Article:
If you are not allowed to say that life in America can be bad, that Americans can be guilty as well as innocent, that good sometimes (most of the time?) loses out to evil—in short, that life in America is like human life in any other time or place—then you cannot be a literary writer, because you have censored your impressions of reality in advance.
Well, Bellow never said that those things are not possible or that they would not be allowed at Liberty Island. Of course life in America can be bad (though it’s better than anywhere else). Of course Americans can be guilty and good sometimes loses to evil. Conservatives know this – we are realists. But Kirsch is skeptical that you can be a “literary writer” if you choose to focus on the positive, if you celebrate the good, the innocent, and life in America. I believe that you can, but the literary establishment simply won’t embrace you for it.
That doesn’t mean that conservative literature should read like the novelistic version of a Norman Rockwell painting. In fact, as Klavan says,
The single biggest mistake conservative cultural warriors make is this: they expect a conservative culture to look conservative. It will not… Conservatives should not be afraid to make and praise art that depicts the worst aspects of human nature as long as it does so honestly — that is, in the context of the moral universe in which every choice has its price and every action has its consequences whether internal or external or both.
In an insightful response to both Kirsch and Bellow, Micah Mattix at The American Conservative wrote that the latter “makes some good observations… [but] it’s the overemphasis on the political value of supporting popular culture and the arts that sticks in my craw.” The problem with Bellow’s approach, Mattix writes, “is that it would most likely lead to ideologically ‘pure’ but bad work.” He wants more conservatives to “write good fiction and poetry, not in order to win the culture war, but in order to have better fiction and poetry.”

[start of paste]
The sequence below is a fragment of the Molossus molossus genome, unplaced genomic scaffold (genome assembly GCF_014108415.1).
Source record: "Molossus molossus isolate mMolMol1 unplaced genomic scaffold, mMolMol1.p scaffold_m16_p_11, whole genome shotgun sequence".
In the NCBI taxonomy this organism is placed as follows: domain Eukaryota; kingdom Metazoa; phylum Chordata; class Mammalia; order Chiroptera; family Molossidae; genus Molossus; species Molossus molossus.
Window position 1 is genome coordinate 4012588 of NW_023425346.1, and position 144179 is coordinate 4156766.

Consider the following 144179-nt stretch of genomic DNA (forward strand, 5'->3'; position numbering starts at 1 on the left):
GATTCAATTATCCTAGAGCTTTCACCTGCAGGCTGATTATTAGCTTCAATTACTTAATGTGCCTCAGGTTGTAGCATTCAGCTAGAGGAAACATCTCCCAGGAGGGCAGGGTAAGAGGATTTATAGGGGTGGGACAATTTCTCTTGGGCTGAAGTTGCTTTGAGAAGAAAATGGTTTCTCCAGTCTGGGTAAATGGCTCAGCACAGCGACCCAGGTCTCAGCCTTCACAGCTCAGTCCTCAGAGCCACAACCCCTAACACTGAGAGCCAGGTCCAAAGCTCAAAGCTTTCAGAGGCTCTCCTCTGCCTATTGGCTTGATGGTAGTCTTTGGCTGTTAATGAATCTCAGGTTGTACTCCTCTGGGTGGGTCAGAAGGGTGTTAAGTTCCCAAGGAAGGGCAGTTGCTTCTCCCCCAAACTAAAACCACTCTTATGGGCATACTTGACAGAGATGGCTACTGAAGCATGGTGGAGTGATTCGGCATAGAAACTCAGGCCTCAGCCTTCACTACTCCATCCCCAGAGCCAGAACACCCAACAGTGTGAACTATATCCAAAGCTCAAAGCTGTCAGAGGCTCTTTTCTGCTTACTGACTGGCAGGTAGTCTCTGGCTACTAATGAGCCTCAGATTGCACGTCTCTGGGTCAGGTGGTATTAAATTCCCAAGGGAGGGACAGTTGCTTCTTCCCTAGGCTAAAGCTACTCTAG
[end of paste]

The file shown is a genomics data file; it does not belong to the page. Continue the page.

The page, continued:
Ultimately Mattix urges conservatives to reject Bellow’s proposal
“because it is not conservative. It inescapably treats art or culture as a tool, or weapon, in the struggle for power. This, it seems to me, is a progressive or revolutionary conception of art.”
No one likes to be preached to, not even progressives, which is why a heavy-handed “Bush lied” message movie like Matt Damon’s The Green Zone bombed despite being packaged as an exciting action thriller.
The trick, then, is to put aside the ideological jackhammer, focus foremost on the storytelling, and allow conservative values and messages to arise organically from compelling tales grounded in an unflinching moral universe. Easier said than done, of course, but audiences and readers must be – and want to be – seduced, not lectured. That is the way to a powerful, effective, conservative art that can reshape the cultural landscape.